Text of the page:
Sunday, June 30, 2013


Pansies Lesson

This was a very enjoyable lesson to teach, one that really shows off the fluid blending properties of watercolour.  In case my scribbled-as-we-went-along notes aren't perfectly legible, here is the procedure:
1. After the drawing do a bit of masking on the round bead at the heart of the flower.  Use a dab of diluted neutral tint on the three lower petals, to catch the pleating.  Let it dry.
2.  Winsor Yellow for the three lower petals, a glaze over the neutral tint.  Strengthen the yellow at the centre.  Let it dry.
3. For the top 2 petals, Winsor Violet with a dash of our favorite Quinacridone Magenta.
4. This is the magic bit, glazing WViolet over the yellow.  Pre-wet one of the three lower petals, dab a bit of the WViolet along the outside edge, set aside your paintbrush (put it down!) and tilt the paper to let gravity carry the paint towards the heart of the flower, then tilt it back before the violet completely covers the yellow.  Let it dry.  Repeat for each of the remaining lower petals.  Let them all dry.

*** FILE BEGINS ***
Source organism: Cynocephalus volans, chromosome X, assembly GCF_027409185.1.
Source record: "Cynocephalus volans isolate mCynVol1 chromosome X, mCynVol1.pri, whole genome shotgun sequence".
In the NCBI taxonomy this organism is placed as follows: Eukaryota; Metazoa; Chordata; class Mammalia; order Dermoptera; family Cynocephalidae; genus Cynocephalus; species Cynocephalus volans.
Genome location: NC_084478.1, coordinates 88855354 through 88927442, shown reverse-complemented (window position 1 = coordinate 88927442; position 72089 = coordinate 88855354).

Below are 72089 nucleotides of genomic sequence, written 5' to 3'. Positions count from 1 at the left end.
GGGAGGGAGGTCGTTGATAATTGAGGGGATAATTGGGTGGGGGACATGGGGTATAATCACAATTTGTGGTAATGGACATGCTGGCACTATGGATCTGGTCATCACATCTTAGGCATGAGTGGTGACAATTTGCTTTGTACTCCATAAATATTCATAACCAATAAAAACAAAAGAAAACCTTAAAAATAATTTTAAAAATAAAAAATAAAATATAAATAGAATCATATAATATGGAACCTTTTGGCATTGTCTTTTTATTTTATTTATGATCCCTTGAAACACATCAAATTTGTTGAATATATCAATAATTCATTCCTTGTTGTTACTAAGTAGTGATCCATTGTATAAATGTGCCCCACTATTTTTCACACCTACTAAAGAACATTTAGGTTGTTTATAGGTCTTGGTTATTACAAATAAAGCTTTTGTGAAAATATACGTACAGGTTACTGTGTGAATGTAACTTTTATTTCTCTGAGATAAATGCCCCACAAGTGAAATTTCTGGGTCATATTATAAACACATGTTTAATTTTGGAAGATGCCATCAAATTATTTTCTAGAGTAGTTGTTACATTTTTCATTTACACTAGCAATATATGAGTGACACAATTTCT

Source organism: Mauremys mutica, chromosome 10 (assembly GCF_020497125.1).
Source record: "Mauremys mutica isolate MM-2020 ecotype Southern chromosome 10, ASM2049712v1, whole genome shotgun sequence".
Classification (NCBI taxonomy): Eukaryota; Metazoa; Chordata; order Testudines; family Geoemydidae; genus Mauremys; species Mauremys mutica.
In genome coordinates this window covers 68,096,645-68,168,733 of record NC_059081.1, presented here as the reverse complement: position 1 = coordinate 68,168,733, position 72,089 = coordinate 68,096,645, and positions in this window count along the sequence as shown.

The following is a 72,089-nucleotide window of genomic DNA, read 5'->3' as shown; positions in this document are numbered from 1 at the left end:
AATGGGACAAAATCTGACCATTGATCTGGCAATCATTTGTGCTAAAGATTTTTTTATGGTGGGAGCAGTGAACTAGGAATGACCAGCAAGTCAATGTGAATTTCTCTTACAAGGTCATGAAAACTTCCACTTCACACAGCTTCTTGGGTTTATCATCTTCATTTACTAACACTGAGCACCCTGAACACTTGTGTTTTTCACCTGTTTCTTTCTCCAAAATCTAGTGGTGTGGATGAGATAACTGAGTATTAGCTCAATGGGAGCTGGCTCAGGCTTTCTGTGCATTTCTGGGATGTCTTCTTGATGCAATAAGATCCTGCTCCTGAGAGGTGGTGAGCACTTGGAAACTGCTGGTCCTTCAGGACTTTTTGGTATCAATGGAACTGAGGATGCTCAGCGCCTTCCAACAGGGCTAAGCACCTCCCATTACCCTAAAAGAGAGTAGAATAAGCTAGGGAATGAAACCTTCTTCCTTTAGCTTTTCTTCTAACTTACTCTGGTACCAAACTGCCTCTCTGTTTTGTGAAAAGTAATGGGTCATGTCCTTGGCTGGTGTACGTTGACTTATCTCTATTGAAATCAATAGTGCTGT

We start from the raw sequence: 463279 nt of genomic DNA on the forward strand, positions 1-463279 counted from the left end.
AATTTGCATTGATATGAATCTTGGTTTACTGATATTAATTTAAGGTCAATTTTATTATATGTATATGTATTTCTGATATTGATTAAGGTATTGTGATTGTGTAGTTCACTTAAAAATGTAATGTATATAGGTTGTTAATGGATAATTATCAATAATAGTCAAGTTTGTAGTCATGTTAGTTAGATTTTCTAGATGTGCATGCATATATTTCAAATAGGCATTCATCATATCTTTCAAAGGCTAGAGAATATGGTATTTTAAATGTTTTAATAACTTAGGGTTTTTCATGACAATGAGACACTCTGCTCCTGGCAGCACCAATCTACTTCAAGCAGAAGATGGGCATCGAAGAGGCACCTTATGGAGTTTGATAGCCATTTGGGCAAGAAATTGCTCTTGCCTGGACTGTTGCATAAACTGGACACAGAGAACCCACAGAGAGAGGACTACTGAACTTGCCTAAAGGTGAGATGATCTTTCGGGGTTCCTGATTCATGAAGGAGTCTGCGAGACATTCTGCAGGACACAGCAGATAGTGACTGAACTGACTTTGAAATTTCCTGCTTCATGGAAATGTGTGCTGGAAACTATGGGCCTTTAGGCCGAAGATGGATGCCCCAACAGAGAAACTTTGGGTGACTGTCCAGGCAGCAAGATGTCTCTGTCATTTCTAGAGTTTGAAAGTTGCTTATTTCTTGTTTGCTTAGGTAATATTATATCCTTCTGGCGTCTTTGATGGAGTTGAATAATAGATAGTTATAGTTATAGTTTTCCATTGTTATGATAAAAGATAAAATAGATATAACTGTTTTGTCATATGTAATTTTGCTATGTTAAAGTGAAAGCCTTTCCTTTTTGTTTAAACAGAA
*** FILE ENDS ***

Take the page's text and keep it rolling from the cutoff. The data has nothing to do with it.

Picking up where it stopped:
5. Rub off the masking fluid and touch up the centre bead with a bit of pale green.
6,7,8,9.... Final touches and tinkering - the purple veining, the leaves, the extra touches of puple here and there.   No two flowers are exactly alike, and so it goes with painting.

 "Yet mark'd I where the bolt of Cupid fell:  It fell upon a little western flower, Before, milk-white, now purple with love's wound, and maidens call it love-in-idleness."
William Shakespeare, A Midsummer Night's Dream